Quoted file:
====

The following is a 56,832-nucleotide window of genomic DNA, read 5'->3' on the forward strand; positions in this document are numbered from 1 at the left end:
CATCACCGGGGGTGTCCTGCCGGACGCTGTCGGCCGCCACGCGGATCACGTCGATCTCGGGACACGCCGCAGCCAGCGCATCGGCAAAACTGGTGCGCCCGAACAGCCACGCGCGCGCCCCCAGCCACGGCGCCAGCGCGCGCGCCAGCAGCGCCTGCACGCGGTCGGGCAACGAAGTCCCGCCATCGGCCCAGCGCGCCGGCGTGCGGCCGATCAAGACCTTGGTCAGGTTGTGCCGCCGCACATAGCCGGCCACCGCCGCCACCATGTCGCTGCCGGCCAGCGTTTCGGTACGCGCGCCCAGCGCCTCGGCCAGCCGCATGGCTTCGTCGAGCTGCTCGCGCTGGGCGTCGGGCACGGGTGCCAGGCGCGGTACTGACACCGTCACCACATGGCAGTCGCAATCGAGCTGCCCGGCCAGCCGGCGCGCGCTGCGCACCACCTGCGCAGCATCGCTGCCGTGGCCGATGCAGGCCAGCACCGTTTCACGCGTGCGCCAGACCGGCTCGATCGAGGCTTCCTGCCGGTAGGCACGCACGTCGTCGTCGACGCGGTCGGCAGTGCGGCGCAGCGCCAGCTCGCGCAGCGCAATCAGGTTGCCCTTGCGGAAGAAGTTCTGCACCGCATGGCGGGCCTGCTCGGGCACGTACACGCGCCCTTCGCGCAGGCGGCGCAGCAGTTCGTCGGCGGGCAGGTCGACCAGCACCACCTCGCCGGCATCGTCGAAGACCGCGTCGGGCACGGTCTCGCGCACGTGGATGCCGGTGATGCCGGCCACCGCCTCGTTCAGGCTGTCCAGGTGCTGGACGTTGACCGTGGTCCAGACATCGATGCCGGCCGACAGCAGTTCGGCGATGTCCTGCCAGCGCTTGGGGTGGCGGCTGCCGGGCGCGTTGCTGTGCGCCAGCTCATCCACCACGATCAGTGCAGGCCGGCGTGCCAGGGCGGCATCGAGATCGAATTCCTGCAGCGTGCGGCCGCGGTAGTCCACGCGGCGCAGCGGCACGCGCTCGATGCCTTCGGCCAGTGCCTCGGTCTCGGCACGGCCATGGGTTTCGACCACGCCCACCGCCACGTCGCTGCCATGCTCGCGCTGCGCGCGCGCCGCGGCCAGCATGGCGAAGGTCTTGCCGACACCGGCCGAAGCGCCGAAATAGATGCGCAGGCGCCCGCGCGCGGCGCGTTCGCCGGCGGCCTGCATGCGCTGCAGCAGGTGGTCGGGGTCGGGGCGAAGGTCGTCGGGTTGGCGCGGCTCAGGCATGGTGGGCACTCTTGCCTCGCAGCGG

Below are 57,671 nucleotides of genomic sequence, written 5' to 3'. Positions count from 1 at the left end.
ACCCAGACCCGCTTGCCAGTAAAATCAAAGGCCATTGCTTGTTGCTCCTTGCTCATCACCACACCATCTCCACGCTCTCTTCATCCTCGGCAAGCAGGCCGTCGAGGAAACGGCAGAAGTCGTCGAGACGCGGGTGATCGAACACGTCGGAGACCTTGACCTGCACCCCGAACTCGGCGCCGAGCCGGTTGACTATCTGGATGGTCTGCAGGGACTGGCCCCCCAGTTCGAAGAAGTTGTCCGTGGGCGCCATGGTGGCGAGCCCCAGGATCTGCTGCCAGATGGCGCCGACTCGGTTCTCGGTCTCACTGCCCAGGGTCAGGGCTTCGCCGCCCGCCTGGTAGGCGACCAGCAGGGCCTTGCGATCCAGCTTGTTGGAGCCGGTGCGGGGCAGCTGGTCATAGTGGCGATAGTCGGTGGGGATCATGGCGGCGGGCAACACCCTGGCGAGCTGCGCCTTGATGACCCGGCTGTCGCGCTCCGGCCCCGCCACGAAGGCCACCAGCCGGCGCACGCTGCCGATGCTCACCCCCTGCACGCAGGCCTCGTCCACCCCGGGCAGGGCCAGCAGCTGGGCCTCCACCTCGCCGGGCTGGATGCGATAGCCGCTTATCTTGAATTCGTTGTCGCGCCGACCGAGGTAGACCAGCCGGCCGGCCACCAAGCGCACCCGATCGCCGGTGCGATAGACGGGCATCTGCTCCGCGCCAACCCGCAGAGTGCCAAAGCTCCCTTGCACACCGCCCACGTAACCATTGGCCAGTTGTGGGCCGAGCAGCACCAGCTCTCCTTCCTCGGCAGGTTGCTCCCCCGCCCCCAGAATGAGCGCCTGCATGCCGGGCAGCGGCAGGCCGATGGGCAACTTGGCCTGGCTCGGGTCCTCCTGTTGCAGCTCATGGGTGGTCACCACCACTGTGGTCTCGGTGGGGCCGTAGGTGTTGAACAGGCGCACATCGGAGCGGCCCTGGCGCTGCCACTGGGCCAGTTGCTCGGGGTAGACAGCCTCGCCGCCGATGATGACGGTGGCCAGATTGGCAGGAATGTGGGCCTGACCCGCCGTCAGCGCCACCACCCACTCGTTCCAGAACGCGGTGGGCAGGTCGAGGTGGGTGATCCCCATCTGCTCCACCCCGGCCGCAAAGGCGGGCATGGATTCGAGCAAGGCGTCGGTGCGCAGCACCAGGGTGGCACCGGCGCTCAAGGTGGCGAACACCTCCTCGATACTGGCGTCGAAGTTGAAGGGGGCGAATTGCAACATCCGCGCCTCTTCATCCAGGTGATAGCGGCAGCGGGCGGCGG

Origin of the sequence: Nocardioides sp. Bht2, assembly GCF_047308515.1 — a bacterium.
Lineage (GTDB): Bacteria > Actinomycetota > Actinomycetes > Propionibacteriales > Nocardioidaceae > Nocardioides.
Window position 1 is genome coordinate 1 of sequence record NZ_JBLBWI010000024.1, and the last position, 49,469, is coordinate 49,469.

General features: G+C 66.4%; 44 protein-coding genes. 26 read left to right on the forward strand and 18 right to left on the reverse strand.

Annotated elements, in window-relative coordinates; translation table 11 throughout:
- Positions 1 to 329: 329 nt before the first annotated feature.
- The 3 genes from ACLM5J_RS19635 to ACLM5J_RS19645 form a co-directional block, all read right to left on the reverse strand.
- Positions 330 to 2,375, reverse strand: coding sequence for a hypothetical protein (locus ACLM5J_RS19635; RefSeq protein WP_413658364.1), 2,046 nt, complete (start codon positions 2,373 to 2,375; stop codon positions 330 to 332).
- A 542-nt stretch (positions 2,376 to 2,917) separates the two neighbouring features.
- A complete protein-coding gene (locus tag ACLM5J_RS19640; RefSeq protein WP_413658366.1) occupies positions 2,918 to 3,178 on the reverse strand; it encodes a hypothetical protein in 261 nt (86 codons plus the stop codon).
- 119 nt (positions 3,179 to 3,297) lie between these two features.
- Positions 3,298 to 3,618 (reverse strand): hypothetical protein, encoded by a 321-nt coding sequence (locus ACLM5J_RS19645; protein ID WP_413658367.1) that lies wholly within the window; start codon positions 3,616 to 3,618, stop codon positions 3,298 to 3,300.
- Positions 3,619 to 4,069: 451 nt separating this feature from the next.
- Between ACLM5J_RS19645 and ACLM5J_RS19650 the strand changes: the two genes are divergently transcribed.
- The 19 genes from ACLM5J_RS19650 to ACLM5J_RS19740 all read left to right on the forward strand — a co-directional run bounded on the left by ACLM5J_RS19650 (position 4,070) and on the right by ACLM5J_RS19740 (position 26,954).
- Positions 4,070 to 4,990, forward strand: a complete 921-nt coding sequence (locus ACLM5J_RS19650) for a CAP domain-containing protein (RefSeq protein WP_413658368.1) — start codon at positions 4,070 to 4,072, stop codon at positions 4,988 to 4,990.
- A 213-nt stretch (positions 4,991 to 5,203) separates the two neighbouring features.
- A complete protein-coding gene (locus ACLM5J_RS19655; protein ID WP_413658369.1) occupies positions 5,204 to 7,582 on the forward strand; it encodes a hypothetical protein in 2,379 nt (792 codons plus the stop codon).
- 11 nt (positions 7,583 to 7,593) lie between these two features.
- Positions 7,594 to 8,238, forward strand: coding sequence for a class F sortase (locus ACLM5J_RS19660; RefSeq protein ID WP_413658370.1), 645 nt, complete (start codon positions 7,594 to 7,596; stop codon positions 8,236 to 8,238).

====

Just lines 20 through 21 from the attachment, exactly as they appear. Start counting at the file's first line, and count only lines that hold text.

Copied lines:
- Positions 4,070 to 4,990, forward strand: a complete 921-nt coding sequence (locus ACLM5J_RS19650) for a CAP domain-containing protein (RefSeq protein WP_413658368.1) — start codon at positions 4,070 to 4,072, stop codon at positions 4,988 to 4,990.
- A 213-nt stretch (positions 4,991 to 5,203) separates the two neighbouring features.